Jaguar executives who saw the concept were sufficiently impressed to formally commit company resources to producing a car for the 1988 British Motor Show. Tom Walkinshaw Racing was engaged to produce a 6.2-litre version of Jaguar's V12 engine with four valves per cylinder, quad camshafts, and a target output of 500 hp (370 kW; 510 PS). The all-wheel drive system was produced by FF Developments, who had experience with such systems going back to the 1960s and the Jensen FF. The styling of the car was done by Keith Helfet and included scissor-style doors similar to those in use by Lamborghini in several of their cars. The name "XJ220" was assigned as a reference to the targeted top speed of 220 mph (350 km/h).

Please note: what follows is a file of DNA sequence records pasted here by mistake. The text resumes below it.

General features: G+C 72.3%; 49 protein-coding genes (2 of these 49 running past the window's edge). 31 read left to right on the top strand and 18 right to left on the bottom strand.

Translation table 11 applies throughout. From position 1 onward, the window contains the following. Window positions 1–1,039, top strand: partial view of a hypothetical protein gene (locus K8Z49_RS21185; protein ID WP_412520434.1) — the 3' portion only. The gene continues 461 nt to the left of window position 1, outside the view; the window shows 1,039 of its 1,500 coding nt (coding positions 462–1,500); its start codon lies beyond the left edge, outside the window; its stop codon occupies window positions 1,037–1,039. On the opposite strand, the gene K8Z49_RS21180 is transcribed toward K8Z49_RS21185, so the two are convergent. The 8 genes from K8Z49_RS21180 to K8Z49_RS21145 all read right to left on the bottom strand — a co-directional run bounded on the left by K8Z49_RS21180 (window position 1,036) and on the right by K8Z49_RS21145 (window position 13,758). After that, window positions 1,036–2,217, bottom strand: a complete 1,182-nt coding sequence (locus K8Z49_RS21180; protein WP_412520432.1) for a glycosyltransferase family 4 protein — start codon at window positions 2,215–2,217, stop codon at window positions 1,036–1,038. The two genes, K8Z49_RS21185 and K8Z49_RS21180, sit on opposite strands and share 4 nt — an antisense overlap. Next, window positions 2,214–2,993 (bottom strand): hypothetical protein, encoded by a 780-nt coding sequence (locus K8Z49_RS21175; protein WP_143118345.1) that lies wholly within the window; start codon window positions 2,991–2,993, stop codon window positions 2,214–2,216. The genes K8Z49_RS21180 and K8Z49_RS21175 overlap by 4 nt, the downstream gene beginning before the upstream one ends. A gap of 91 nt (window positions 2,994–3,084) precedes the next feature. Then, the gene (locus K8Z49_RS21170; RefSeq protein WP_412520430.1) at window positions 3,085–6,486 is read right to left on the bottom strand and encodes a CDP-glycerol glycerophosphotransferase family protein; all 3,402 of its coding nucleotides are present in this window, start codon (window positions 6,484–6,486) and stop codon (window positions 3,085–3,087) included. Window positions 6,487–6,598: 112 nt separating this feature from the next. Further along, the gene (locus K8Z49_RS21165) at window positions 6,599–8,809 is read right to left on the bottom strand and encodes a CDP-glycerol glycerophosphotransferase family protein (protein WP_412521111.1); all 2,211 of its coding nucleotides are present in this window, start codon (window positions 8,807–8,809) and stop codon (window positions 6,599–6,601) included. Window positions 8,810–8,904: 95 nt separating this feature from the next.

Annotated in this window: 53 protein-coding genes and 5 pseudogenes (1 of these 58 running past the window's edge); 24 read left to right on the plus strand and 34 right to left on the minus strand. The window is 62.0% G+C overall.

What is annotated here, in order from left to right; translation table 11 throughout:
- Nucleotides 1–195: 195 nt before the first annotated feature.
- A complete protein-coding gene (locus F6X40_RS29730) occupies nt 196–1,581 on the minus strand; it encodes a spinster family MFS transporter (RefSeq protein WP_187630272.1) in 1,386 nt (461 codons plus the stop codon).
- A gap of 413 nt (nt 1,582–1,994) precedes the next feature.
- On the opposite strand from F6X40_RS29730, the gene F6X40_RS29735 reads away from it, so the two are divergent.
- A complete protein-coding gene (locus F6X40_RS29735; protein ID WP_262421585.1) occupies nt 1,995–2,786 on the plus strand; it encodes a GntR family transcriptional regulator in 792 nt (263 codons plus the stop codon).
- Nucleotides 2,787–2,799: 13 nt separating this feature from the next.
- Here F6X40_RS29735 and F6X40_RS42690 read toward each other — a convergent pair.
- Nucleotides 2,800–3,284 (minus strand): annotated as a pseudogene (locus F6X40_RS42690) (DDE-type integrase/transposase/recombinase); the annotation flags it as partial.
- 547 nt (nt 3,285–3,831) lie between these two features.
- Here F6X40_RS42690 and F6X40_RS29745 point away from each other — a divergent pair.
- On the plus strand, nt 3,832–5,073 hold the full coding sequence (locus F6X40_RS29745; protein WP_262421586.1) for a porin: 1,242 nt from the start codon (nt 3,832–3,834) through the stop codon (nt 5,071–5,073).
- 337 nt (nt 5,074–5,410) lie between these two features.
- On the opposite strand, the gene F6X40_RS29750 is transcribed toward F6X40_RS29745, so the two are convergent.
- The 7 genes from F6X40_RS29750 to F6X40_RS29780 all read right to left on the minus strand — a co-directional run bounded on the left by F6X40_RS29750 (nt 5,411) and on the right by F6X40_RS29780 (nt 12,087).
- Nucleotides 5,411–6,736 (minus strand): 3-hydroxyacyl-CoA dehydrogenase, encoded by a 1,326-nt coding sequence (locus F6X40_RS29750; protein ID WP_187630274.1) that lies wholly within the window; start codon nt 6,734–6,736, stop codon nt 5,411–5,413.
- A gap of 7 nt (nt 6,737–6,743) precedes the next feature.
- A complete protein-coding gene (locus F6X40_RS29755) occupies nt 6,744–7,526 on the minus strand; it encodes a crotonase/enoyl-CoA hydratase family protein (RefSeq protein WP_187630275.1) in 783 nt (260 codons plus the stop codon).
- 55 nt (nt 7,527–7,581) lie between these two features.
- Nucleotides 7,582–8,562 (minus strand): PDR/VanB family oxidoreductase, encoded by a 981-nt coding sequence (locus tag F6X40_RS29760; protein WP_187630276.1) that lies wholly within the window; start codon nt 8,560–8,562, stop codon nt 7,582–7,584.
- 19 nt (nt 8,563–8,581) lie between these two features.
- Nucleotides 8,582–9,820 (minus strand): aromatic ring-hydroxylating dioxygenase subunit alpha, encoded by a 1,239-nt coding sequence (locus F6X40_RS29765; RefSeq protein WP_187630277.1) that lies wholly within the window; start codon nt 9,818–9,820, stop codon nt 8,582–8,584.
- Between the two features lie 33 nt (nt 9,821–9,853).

The prototype car was significantly heavier at 1,560 kg (3,439 lb) than other Jaguar racers like the XJR-9. But as it was intended to be, first and foremost, a roadcar, it would be more appropriate to compare it with something like the XJS; in spite of being 30-inch (762 mm) longer and 10-inch (254 mm) wider and even with the added weight of the all-wheel drive system, the XJ220 was still 170 kg (375 lb) lighter than the XJS.
The car was officially announced in 1989 with a price of £361,000 ($580,000 USD) and prospective buyers were expected to put up a deposit of £50,000 ($80,000 USD) to be put on the waiting list for delivery. Because Jaguar promised to limit initial production to 220 units and that total production would not exceed 350, many of those who put deposits on the cars were speculators who intended to sell the car at an immediate profit.